Open Space… Is There Any Left?

A bird’s-eye view rendering of The Plaza at Santa Monica project, located on the corner of 4th and Arizona. Photo: City of Santa Monica.

Yes there is. Small as it is, there is about 2.5 acres in the heart of downtown waiting to be designed as a public park/plaza. Well, maybe. Our city has designed and approved a Downtown Community Plan (DCP), recently adopted, that doesn’t have a requirement for a park or plaza, and the potential open space area of public land at 4th/5th streets and Arizona Avenue is currently destined, it seems, to be a twelve-story commercial development with the blessing of our current City Council, unless the residents find a way to stop the proposed development.

It’s not yet a done deal, but considering that it has been in the works before the Planning Commission and City Council on several occasions over the last four years or so, and continues to be active in the approval process, we (the residents) better become a loud squeaky wheel or it will be a done deal, and there is no other similar publicly owned site downtown. Why should we, the residents, allow the City to give our public land to a private developer for their profit? We shouldn’t, just as we shouldn’t have allowed the City to give another 2 acres or so of public land at the Civic Center to Santa Monica College (SMC) for a privately run day care center for $1.00/ year rent – yes, one dollar per year for the next 55 years. Gratefully, it looks like the Coastal Commission just this week approved the sports playing field at the Civic Center and construction may begin this summer. Thanks to a very loud vocal public demand over a much too long a period of time.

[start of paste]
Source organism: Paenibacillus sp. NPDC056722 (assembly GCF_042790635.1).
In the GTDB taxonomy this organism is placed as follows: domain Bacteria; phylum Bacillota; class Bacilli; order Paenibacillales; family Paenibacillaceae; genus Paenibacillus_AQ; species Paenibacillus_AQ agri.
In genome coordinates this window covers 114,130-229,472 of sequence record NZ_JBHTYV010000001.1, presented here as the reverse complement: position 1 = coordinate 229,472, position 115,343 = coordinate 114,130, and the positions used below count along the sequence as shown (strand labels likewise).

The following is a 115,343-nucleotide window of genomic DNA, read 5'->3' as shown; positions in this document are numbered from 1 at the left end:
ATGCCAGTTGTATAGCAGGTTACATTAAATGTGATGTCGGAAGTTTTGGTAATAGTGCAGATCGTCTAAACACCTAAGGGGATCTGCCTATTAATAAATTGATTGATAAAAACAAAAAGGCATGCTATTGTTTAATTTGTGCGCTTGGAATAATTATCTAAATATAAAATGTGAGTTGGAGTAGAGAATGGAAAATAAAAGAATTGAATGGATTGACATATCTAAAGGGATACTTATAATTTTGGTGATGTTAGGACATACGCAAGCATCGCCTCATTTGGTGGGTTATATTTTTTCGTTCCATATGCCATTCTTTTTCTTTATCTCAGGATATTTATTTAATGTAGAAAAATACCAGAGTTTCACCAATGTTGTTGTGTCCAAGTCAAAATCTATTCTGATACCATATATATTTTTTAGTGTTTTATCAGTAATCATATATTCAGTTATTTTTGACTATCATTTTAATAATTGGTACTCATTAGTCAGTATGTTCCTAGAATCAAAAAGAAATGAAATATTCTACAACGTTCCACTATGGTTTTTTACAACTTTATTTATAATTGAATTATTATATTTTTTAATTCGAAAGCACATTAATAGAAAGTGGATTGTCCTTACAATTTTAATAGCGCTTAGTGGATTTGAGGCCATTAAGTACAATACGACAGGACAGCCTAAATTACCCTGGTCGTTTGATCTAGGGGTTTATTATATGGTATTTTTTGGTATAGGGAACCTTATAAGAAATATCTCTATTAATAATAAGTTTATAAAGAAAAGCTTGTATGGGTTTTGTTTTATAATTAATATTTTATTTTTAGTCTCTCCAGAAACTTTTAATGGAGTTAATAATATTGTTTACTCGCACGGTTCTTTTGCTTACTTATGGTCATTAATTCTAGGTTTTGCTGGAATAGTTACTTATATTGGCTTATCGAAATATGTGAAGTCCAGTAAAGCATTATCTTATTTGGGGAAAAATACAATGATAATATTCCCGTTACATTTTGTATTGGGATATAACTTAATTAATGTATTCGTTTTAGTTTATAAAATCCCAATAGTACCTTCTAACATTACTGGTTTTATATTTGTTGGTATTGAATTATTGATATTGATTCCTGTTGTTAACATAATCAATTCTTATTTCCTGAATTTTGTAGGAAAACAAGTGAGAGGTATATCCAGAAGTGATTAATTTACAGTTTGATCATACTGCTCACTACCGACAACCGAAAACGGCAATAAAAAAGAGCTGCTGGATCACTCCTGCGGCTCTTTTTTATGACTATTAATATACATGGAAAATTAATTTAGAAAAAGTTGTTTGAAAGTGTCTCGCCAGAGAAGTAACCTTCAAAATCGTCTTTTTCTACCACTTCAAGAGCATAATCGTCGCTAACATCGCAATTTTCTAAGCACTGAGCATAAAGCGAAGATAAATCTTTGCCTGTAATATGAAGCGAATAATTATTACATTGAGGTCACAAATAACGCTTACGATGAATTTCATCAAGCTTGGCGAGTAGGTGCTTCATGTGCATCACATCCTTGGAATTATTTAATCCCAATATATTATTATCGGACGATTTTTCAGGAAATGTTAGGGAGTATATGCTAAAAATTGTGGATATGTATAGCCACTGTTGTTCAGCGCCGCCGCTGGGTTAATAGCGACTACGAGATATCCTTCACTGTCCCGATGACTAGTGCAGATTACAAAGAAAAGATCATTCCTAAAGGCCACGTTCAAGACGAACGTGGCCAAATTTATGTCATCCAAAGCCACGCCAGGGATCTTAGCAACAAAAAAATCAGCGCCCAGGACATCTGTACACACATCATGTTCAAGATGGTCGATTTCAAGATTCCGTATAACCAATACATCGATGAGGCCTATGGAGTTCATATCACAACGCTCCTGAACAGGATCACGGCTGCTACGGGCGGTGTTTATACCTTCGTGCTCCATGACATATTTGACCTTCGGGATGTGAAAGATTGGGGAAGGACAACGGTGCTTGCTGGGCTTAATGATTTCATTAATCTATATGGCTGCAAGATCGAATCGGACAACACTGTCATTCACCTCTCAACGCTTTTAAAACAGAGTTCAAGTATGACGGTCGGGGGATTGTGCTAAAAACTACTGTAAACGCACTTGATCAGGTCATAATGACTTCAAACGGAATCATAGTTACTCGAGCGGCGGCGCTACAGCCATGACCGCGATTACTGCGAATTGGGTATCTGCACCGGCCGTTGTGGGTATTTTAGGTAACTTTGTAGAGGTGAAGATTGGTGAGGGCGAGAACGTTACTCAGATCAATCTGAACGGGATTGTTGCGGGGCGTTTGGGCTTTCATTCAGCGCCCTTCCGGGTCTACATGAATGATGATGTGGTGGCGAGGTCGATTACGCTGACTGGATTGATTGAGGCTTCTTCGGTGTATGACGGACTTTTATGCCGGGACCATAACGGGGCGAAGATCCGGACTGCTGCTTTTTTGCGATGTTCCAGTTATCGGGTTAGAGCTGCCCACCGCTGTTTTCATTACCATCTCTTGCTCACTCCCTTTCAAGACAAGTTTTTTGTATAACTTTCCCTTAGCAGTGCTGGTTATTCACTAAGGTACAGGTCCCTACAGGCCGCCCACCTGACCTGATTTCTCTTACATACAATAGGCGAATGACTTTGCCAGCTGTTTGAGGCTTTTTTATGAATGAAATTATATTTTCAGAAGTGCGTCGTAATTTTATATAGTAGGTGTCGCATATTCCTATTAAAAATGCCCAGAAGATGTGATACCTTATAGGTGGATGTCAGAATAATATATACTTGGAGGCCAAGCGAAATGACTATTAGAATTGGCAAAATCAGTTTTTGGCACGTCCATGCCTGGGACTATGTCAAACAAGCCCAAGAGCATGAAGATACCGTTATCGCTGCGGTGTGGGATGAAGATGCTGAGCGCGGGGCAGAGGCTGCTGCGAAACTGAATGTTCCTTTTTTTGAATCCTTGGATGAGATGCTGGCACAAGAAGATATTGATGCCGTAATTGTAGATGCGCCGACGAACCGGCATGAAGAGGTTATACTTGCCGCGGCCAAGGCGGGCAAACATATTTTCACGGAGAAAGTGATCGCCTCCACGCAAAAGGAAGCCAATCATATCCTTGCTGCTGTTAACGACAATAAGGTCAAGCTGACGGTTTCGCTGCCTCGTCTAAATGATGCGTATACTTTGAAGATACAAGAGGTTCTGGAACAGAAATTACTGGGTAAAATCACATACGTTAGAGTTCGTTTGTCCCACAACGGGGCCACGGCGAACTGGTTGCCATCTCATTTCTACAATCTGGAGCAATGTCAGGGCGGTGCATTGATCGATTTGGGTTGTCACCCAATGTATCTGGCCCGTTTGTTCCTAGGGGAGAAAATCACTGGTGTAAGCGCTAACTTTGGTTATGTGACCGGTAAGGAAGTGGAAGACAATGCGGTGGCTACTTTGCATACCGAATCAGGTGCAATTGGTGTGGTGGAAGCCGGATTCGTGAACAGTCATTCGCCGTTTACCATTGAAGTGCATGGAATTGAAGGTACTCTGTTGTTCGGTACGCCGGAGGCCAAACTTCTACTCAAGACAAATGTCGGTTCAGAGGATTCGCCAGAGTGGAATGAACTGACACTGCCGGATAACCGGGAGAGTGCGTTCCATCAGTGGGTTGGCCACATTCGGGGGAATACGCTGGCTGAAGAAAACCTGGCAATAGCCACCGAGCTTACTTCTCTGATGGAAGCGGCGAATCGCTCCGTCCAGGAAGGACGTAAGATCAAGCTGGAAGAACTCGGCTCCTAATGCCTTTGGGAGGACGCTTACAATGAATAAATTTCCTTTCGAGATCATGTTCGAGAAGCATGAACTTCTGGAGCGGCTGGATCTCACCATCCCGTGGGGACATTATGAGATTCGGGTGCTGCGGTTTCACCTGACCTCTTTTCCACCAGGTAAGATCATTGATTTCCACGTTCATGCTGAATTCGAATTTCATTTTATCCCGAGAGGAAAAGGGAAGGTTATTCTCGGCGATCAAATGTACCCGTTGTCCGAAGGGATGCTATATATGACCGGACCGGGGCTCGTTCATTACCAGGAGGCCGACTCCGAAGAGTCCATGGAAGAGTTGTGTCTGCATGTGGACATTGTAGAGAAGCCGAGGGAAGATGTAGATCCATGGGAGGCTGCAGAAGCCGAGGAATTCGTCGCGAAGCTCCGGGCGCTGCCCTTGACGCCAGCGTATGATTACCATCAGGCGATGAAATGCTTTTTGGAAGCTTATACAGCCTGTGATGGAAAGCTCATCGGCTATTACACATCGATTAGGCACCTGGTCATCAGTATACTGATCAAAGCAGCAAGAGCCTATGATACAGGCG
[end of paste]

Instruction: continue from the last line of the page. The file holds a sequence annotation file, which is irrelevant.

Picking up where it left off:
There is another large open parcel of land that the City has been diligently picking at and trying to close down, and that is our Santa Monica airport, SMO. Those who have supported its closure argue, and attempt to convince others, that it will become a 227-acre park. How many actually believe that those 227 acres, which incidentally is the same amount of land area that comprises the entirety of downtown at 228 acres, will become a park, when there is no indication that the City will even yield 2.5 acres of our land for a park/plaza in the downtown area and the effort it took to get one sports field. The airport is at least open land as is and produces revenue for the City.